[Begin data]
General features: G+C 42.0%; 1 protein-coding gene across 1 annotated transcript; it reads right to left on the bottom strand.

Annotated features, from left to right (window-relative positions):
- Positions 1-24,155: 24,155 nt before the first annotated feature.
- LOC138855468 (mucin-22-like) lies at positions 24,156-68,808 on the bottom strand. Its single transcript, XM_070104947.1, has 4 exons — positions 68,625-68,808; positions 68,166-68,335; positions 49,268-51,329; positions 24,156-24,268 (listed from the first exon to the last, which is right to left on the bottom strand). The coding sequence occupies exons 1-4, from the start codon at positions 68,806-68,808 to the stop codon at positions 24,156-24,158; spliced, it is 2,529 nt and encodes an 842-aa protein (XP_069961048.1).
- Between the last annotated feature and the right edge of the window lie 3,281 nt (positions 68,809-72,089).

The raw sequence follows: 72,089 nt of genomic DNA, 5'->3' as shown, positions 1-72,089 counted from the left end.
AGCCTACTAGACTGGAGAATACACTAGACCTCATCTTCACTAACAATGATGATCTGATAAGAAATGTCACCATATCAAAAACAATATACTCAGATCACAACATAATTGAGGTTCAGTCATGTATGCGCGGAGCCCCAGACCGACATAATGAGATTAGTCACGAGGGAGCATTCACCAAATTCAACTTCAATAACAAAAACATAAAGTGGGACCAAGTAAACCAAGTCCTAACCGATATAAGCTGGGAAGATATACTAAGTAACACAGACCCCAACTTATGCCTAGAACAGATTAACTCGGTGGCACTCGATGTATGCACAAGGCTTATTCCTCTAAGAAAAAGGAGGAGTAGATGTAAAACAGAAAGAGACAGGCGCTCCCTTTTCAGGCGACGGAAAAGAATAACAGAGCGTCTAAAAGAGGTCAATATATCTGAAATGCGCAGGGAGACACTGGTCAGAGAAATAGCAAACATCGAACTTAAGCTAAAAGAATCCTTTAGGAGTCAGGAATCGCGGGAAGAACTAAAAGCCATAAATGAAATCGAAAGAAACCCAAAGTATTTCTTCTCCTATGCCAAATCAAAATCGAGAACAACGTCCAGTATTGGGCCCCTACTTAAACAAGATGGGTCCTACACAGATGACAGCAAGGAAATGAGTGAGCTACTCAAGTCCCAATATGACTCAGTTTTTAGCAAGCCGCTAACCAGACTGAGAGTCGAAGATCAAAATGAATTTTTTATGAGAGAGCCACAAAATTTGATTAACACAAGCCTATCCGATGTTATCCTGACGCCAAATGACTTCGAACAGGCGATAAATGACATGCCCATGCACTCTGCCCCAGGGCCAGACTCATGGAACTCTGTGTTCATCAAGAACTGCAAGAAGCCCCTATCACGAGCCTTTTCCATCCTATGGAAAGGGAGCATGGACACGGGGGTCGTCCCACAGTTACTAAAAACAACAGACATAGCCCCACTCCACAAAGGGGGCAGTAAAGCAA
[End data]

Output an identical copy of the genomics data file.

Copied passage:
General features: G+C 42.0%; 1 protein-coding gene across 1 annotated transcript; it reads right to left on the bottom strand.

Annotated features, from left to right (window-relative positions):
- Positions 1-24,155: 24,155 nt before the first annotated feature.
- LOC138855468 (mucin-22-like) lies at positions 24,156-68,808 on the bottom strand. Its single transcript, XM_070104947.1, has 4 exons — positions 68,625-68,808; positions 68,166-68,335; positions 49,268-51,329; positions 24,156-24,268 (listed from the first exon to the last, which is right to left on the bottom strand). The coding sequence occupies exons 1-4, from the start codon at positions 68,806-68,808 to the stop codon at positions 24,156-24,158; spliced, it is 2,529 nt and encodes an 842-aa protein (XP_069961048.1).
- Between the last annotated feature and the right edge of the window lie 3,281 nt (positions 68,809-72,089).

The raw sequence follows: 72,089 nt of genomic DNA, 5'->3' as shown, positions 1-72,089 counted from the left end.
AGCCTACTAGACTGGAGAATACACTAGACCTCATCTTCACTAACAATGATGATCTGATAAGAAATGTCACCATATCAAAAACAATATACTCAGATCACAACATAATTGAGGTTCAGTCATGTATGCGCGGAGCCCCAGACCGACATAATGAGATTAGTCACGAGGGAGCATTCACCAAATTCAACTTCAATAACAAAAACATAAAGTGGGACCAAGTAAACCAAGTCCTAACCGATATAAGCTGGGAAGATATACTAAGTAACACAGACCCCAACTTATGCCTAGAACAGATTAACTCGGTGGCACTCGATGTATGCACAAGGCTTATTCCTCTAAGAAAAAGGAGGAGTAGATGTAAAACAGAAAGAGACAGGCGCTCCCTTTTCAGGCGACGGAAAAGAATAACAGAGCGTCTAAAAGAGGTCAATATATCTGAAATGCGCAGGGAGACACTGGTCAGAGAAATAGCAAACATCGAACTTAAGCTAAAAGAATCCTTTAGGAGTCAGGAATCGCGGGAAGAACTAAAAGCCATAAATGAAATCGAAAGAAACCCAAAGTATTTCTTCTCCTATGCCAAATCAAAATCGAGAACAACGTCCAGTATTGGGCCCCTACTTAAACAAGATGGGTCCTACACAGATGACAGCAAGGAAATGAGTGAGCTACTCAAGTCCCAATATGACTCAGTTTTTAGCAAGCCGCTAACCAGACTGAGAGTCGAAGATCAAAATGAATTTTTTATGAGAGAGCCACAAAATTTGATTAACACAAGCCTATCCGATGTTATCCTGACGCCAAATGACTTCGAACAGGCGATAAATGACATGCCCATGCACTCTGCCCCAGGGCCAGACTCATGGAACTCTGTGTTCATCAAGAACTGCAAGAAGCCCCTATCACGAGCCTTTTCCATCCTATGGAAAGGGAGCATGGACACGGGGGTCGTCCCACAGTTACTAAAAACAACAGACATAGCCCCACTCCACAAAGGGGGCAGTAAAGCAA